Turkish anti-terrorist police officers have detained two British journalists and a Turkish translator for allegedly reporting from the country's majority Kurdish south-east without government accreditation.
The media in Turkey and security sources have identified the Vice News employees as Jake Hanrahan and Philip Pendlebury.
Police detained the group in the Baglar area of Diyarbakir province, where they were filming clashes between Turkish security forces and Kurdish militants, security sources told Reuters.
They went on to add that two Britons and their Turkish translator were in close contact with militants from the outlawed Kurdistan Workers' Party (PKK).
In a statement confirming the reports but not naming those involved, Vice News said: “A Vice News journalist, cameraman and fixer were detained by local police last night in Diyarbakir, Turkey, while reporting in the region.
“Vice News is working closely with the relevant authorities to secure their immediate release,” added the media organisation.
A Foreign Office spokeswoman told The Independent: "We are providing consular assistance and are in touch with the relevant authorities following the arrest of two British nationals in Diyarbakir."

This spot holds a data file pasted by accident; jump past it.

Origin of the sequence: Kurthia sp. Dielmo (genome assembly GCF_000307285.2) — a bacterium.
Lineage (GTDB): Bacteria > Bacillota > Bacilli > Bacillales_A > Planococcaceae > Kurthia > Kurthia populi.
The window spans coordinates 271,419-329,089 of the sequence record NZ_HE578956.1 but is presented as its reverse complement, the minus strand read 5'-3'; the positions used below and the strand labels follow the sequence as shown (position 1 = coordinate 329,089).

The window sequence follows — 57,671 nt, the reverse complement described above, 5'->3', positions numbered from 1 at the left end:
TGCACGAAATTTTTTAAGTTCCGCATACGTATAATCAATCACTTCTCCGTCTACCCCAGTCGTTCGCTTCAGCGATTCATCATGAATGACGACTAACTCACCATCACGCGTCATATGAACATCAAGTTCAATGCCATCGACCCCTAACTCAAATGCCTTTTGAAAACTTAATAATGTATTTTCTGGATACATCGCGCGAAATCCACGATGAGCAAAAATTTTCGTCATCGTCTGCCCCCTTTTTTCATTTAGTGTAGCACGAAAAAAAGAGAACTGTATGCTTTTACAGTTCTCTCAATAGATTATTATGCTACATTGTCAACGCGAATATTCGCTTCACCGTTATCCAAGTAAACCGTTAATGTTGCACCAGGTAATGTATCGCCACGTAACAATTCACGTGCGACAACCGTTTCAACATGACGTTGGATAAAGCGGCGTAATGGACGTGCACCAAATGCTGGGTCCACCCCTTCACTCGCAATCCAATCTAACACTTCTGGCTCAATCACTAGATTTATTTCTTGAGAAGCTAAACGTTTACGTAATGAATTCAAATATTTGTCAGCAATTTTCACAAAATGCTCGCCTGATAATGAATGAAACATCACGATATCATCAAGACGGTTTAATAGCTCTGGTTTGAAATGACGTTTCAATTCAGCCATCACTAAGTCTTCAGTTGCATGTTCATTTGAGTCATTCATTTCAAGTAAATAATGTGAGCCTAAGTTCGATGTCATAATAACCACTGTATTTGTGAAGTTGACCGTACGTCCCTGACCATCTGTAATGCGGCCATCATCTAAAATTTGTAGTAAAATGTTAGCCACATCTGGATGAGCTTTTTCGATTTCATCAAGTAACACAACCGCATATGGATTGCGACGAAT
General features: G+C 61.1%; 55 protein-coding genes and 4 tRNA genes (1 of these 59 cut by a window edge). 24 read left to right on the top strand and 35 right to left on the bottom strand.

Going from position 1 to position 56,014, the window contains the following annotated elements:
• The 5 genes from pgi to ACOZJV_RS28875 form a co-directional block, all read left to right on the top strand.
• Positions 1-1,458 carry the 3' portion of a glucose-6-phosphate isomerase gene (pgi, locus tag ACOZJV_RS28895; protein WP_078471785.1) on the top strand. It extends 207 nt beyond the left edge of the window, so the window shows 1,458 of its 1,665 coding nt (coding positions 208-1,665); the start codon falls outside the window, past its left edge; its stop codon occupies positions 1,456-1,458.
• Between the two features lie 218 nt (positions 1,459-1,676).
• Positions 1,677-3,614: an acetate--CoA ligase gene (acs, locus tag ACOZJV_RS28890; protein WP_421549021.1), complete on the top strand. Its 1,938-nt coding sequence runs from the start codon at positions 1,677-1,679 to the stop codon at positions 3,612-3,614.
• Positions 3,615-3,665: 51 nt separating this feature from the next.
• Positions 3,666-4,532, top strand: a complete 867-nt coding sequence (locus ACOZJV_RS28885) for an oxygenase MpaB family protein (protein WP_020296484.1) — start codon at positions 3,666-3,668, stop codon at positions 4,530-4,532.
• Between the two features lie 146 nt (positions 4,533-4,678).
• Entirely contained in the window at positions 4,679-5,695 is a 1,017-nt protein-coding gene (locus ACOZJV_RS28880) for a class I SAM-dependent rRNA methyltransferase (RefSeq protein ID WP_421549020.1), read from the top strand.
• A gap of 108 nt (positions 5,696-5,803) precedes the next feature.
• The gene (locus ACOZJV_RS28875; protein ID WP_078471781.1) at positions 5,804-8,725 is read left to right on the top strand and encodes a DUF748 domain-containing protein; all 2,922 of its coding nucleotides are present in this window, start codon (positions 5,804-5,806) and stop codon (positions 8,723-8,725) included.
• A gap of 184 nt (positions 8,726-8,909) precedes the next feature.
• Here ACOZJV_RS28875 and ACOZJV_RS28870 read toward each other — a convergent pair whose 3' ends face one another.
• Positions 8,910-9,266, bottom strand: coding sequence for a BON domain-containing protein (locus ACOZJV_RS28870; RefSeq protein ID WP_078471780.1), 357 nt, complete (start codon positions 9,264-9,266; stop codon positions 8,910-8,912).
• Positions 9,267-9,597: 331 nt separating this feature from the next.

A tweet by Hanrahan from 26 August showed images of the team's reporting in Turkey.
Earlier in the summer, a ceasefire between Turkey and Kurdish militants collapsed after a group close to PKK rebels shot dead two police officers.
The government responded with strikes against the group in Iraq and Turkey.
On Tuesday, a senior PKK commander urged his armed followers to scale down unprovoked attacks on security forces in the wake of the collapsed ceasefire.
Stopping short of ordering a truce, Duran Kalkan, a member of the PKK’s executive committee, said it was against the group’s ethos to attack conscripts and soldiers merely doing their jobs.
In early 2015, Dutch journalist Frederike Geerdink was arrested for allegedly spreading terrorist propaganda after highlighting the struggle Kurds face. She was later released.
Additional reporting by ReutersReuse content